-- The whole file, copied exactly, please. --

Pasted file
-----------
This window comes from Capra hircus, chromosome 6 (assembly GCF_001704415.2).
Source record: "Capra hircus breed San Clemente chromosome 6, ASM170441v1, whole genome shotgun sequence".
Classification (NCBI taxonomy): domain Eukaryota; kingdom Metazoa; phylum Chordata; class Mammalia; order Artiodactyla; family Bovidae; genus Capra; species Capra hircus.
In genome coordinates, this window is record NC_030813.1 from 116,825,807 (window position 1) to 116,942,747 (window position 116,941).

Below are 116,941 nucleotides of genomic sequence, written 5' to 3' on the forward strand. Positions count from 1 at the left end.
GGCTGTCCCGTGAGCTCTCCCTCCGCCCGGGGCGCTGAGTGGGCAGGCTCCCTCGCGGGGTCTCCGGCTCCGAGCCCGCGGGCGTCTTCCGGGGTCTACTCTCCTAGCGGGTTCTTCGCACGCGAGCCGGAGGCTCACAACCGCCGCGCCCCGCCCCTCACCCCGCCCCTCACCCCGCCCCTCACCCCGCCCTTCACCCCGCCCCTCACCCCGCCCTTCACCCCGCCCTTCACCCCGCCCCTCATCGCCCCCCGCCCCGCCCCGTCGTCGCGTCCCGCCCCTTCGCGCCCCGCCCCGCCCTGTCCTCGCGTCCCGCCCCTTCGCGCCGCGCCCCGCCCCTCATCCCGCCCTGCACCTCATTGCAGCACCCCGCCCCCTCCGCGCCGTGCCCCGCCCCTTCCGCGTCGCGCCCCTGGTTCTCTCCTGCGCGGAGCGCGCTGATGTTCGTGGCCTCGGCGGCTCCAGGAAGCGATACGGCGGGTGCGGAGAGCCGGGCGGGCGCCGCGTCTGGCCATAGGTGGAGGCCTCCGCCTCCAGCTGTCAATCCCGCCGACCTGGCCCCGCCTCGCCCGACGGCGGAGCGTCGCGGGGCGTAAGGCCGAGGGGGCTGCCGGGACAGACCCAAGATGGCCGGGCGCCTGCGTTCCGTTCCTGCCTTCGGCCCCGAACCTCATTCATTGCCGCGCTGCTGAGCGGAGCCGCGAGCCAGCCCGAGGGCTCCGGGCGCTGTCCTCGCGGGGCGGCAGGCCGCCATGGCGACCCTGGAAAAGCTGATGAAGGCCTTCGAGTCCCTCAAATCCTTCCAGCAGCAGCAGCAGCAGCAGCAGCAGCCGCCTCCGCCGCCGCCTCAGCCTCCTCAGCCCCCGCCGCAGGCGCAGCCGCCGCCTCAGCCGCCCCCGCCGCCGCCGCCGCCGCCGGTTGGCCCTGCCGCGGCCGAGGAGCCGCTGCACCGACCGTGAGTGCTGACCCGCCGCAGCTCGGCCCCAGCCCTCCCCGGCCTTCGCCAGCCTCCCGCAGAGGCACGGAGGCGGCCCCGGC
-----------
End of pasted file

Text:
This window comes from Capra hircus, chromosome 6 (assembly GCF_001704415.2).
Source record: "Capra hircus breed San Clemente chromosome 6, ASM170441v1, whole genome shotgun sequence".
Classification (NCBI taxonomy): domain Eukaryota; kingdom Metazoa; phylum Chordata; class Mammalia; order Artiodactyla; family Bovidae; genus Capra; species Capra hircus.
In genome coordinates, this window is record NC_030813.1 from 116,825,807 (window position 1) to 116,942,747 (window position 116,941).

Below are 116,941 nucleotides of genomic sequence, written 5' to 3' on the forward strand. Positions count from 1 at the left end.
GGCTGTCCCGTGAGCTCTCCCTCCGCCCGGGGCGCTGAGTGGGCAGGCTCCCTCGCGGGGTCTCCGGCTCCGAGCCCGCGGGCGTCTTCCGGGGTCTACTCTCCTAGCGGGTTCTTCGCACGCGAGCCGGAGGCTCACAACCGCCGCGCCCCGCCCCTCACCCCGCCCCTCACCCCGCCCCTCACCCCGCCCTTCACCCCGCCCCTCACCCCGCCCTTCACCCCGCCCTTCACCCCGCCCCTCATCGCCCCCCGCCCCGCCCCGTCGTCGCGTCCCGCCCCTTCGCGCCCCGCCCCGCCCTGTCCTCGCGTCCCGCCCCTTCGCGCCGCGCCCCGCCCCTCATCCCGCCCTGCACCTCATTGCAGCACCCCGCCCCCTCCGCGCCGTGCCCCGCCCCTTCCGCGTCGCGCCCCTGGTTCTCTCCTGCGCGGAGCGCGCTGATGTTCGTGGCCTCGGCGGCTCCAGGAAGCGATACGGCGGGTGCGGAGAGCCGGGCGGGCGCCGCGTCTGGCCATAGGTGGAGGCCTCCGCCTCCAGCTGTCAATCCCGCCGACCTGGCCCCGCCTCGCCCGACGGCGGAGCGTCGCGGGGCGTAAGGCCGAGGGGGCTGCCGGGACAGACCCAAGATGGCCGGGCGCCTGCGTTCCGTTCCTGCCTTCGGCCCCGAACCTCATTCATTGCCGCGCTGCTGAGCGGAGCCGCGAGCCAGCCCGAGGGCTCCGGGCGCTGTCCTCGCGGGGCGGCAGGCCGCCATGGCGACCCTGGAAAAGCTGATGAAGGCCTTCGAGTCCCTCAAATCCTTCCAGCAGCAGCAGCAGCAGCAGCAGCAGCCGCCTCCGCCGCCGCCTCAGCCTCCTCAGCCCCCGCCGCAGGCGCAGCCGCCGCCTCAGCCGCCCCCGCCGCCGCCGCCGCCGCCGGTTGGCCCTGCCGCGGCCGAGGAGCCGCTGCACCGACCGTGAGTGCTGACCCGCCGCAGCTCGGCCCCAGCCCTCCCCGGCCTTCGCCAGCCTCCCGCAGAGGCACGGAGGCGGCCCCGGC